In the nearly six years since California endured skyrocketing electricity prices and almost daily rolling blackouts, the state’s efforts to resolve its electricity market woes remain very much a work in progress, according to a study released today by the Public Policy Institute of California (PPIC). Moreover, there is currently no transparent, user-friendly way for policymakers or citizens to monitor the state’s post-crisis strategies – a problem, the report says needs to be addressed by the California Public Utilities Commission (CPUC) and the California Energy Commission (CEC).
Since the 2000-2001 electricity debacle, California has taken an active and aggressive role in balancing customer needs and environmental concerns by using a hybrid of market and regulatory tools, according to the report. While the first, flawed deregulation plan relied solely on the market, the current strategy is a mix of measures that seek to benefit from the best that both competition and regulation can provide. However, this approach has tilted more heavily toward developing regulations, leaving important questions about the ultimate role electricity markets will play in California’s future unresolved. Failure to use competitive markets could reduce efficiency and increase customers’ costs.
“The state ventured into deregulation the first time in order to meet customers’ needs more efficiently, a goal that obviously failed,” says the report’s author, economist Carl Pechman. “Competition can help meet customer needs if properly designed – but to succeed, the state will have to determine the role that markets will play in meeting, for example, greenhouse gas reductions, and commit itself to developing those markets despite its initial experience.”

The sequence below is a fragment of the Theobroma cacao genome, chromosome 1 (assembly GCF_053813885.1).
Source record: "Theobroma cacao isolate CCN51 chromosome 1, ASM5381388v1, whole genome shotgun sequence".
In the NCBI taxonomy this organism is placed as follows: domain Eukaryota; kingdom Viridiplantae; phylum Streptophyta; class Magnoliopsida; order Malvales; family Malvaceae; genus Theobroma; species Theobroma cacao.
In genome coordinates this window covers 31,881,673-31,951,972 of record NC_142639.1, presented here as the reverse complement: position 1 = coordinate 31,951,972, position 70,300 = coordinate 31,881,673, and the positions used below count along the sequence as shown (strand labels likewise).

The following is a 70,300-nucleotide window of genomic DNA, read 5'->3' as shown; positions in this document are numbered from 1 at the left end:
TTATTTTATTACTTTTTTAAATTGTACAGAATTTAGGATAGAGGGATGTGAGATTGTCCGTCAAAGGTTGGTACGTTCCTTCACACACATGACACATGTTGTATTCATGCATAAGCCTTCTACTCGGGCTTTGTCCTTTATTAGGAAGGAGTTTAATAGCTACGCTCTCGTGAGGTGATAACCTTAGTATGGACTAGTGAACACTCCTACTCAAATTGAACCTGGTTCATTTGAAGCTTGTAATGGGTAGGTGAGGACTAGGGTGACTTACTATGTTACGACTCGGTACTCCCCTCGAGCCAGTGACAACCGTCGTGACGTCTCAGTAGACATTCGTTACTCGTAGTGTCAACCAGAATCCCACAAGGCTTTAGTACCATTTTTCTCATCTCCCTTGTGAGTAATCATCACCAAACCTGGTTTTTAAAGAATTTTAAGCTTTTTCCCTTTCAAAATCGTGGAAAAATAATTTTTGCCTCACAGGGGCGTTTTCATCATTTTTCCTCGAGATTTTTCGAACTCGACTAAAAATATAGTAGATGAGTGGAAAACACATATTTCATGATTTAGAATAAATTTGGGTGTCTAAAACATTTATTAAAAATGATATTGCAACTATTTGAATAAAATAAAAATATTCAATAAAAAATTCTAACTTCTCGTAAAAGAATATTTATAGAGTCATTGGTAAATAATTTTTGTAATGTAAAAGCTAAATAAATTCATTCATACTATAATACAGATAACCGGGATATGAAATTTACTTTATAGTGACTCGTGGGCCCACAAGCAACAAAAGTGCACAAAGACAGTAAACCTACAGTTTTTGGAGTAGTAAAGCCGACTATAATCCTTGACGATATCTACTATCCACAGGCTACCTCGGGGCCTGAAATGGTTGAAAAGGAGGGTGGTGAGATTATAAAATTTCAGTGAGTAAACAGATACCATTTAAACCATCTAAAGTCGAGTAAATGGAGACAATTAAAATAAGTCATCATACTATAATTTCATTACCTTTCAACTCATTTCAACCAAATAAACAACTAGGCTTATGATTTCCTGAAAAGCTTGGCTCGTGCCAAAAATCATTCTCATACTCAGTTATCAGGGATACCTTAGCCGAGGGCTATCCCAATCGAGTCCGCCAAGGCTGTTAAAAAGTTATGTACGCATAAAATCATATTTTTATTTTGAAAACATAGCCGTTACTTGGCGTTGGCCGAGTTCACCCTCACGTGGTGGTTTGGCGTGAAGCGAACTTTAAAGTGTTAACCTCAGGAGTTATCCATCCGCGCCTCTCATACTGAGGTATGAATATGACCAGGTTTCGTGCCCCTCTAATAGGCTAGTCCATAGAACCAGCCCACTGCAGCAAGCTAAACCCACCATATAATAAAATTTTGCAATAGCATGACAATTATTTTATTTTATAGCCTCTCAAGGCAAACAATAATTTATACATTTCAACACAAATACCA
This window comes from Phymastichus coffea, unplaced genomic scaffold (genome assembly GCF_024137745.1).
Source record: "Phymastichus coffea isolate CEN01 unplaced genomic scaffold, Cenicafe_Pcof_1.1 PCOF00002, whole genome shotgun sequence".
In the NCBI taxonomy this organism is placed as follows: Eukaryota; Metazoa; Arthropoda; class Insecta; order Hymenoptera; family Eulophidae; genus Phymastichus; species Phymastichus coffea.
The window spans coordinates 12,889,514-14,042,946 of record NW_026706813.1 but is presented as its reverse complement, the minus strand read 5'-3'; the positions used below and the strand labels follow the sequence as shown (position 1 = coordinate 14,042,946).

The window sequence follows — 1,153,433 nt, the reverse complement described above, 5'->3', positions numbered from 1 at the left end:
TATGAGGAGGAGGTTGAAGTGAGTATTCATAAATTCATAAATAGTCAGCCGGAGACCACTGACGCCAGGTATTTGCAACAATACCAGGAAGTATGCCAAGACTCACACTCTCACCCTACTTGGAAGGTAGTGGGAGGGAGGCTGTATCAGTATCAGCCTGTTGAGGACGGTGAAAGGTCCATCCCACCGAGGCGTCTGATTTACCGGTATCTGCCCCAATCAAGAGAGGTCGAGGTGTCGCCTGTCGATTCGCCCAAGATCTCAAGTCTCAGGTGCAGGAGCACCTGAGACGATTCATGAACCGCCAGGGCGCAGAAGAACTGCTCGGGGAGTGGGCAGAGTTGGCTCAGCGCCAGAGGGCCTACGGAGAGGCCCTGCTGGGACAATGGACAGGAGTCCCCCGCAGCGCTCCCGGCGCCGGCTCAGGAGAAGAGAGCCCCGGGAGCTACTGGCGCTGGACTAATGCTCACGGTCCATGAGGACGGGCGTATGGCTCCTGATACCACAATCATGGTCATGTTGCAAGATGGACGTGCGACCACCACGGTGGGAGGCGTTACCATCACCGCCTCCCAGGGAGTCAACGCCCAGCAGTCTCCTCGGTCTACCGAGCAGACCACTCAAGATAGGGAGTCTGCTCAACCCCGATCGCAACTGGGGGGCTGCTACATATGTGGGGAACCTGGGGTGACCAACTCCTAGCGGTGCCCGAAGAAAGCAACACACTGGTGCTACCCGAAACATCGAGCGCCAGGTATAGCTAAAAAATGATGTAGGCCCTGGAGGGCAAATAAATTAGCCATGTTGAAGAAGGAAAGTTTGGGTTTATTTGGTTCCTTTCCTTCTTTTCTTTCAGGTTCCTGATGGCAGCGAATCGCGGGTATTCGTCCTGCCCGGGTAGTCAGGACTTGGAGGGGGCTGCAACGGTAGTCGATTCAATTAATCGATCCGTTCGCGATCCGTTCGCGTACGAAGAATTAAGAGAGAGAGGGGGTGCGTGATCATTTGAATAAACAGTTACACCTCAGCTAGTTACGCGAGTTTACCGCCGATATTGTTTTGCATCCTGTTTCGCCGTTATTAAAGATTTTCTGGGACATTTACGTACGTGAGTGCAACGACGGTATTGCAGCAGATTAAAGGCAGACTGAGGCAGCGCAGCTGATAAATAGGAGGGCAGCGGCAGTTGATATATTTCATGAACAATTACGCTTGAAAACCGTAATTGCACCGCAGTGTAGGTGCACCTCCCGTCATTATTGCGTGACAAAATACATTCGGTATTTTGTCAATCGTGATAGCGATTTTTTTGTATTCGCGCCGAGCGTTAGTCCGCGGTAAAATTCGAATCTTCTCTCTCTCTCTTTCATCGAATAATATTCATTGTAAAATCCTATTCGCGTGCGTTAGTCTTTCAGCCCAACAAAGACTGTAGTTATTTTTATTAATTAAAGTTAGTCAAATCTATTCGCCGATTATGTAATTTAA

One important step the state’s energy leaders should take is to make information available in a concise form about the on-going progress to meet the state’s policy objectives. The study, California’s Electricity Market: A Post-Crisis Progress Report, suggests that the CPUC and CEC explicitly invite comments that address uncertainties and difficulties in meeting objectives.
Please call Victoria Pike Bond at 415-291-4412 for further information.
The Public Policy Institute of California is a private, nonprofit organization dedicated to improving public policy in California through independent, objective, nonpartisan research on major economic, social, and political issues. The institute was established in 1994 with an endowment from William R. Hewlett.